They have all but pulled the plug on the ailing standard cold dark matter model.

Testing Cosmic Theory

Not many years ago, cosmology was more theology than hard science, says Princeton astrophysicist Jeremiah P. Ostriker. "Supercomputers have helped change that," he adds. Indeed, supercomputing is proving itself one of the most useful means of getting a handle on the nature and structure of the universe.

Ostriker, along with scientists Guohong Xu and Renyue Cen, is using Pittsburgh Supercomputig Center's CRAY T3D to test competing theoretical models of cosmological origin, each of which offers a blueprint for the embryonic universe. One of these, the so-called standard cold dark matter model, had until recently been one of the most widely held theories. While calculations of the other three theories are still being analyzed, the Ostriker team's work has all but pulled the plug on the ailing standard cold dark matter model.

PSC scientific visualization specialist Joel Welling led a GC3 collaborative effort that tapped the resources of three NSF centers to simulate the Andromeda and Milky Way galaxies colliding, an event predicted to occur some five billion years from now. Presented in a virtual reality medium, the model thrusts observers into the thick of the intergalactic squall. This project was recognized as the Best Integration of Heterogeneous Applications at Supercomputing '95, the annual conference that showcases high-performance computing and communication.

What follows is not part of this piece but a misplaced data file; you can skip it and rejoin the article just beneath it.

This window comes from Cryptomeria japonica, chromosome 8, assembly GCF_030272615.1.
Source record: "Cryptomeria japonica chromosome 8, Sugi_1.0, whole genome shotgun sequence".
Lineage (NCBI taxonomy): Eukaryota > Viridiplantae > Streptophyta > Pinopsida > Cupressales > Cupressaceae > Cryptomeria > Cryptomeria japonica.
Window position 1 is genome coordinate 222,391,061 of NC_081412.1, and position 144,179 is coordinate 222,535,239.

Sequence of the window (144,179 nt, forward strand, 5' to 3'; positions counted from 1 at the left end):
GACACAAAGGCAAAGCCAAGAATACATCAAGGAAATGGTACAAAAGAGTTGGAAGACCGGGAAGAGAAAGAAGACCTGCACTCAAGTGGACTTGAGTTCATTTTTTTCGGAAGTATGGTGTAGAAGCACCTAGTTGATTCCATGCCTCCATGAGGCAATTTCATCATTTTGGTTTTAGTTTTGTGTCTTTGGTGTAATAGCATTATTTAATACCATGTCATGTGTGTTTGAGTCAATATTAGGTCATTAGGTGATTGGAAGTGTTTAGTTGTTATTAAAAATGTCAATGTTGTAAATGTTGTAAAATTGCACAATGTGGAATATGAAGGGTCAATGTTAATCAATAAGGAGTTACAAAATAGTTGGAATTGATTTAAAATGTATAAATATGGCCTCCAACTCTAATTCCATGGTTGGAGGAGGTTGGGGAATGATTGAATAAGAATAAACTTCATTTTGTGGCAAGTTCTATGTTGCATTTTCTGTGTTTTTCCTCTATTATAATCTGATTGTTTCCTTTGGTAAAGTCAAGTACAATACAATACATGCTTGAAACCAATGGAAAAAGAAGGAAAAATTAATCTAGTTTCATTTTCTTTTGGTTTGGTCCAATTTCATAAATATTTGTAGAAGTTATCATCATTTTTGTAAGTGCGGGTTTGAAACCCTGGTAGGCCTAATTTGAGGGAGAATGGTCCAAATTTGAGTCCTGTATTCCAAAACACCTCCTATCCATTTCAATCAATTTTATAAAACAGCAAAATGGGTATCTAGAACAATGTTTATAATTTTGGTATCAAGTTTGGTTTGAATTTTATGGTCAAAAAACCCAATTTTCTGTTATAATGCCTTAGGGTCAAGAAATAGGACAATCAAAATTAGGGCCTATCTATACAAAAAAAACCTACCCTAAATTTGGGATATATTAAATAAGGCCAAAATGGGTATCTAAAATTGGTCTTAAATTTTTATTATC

This project is one of the largest supercomputing efforts ever undertaken and occurs under the auspices of the Grand Challenge Cosmology Consortium (GC3), a collaborative effort among physicists and computer scientists at six universities and research centers. Begun in 1993 with funding from NSF and led by Ostriker, GC3 aims to exploit scalable parallel systems like the CRAY T3D to investigate the universe.

"What we've done that's new," says Ostriker, "is take some of these speculative scenarios, put them in a computer, and see what they predict in terms of gravitational lensing. Nobody had ever done that before because it's an incredibly hard computational problem."

The Original Space-Based Telescope

Gravitational lenses are caused by massive, compact clusters of galactic matter. Much as an optical lens bends light to form an image, the enormous gravitational field of a cluster magnifies and distorts light coming from objects lying far beyond it, such as quasars and galaxies, sometimes producing multiple images that flank the lens itself. It's a valuable, naturally occurring observational tool whose imaging potential also plays a key role in the Princeton simulations.

That lenses exist at all is due in part to dark matter, the invisible glue of the universe. To maintain the structure of the universe, to hold the galaxies together as galaxies, for instance, requires much more gravity than observable matter can generate. Calculations indicate, in fact, that dark matter, the unobservable part of the universe, accounts for as much as 90 percent of all matter. Whether dark matter consists of as yet undetected galactic particles, massive but hidden stellar objects, or some combination of the two, remains undetermined.

But, says Xu, "It doesn't matter what dark matter is made of. The lensing phenomenon detects the gravitational effect of the dark matter. And that's what counts when you're modeling a piece of the universe."

Nailing the Coffin of Cold Dark Matter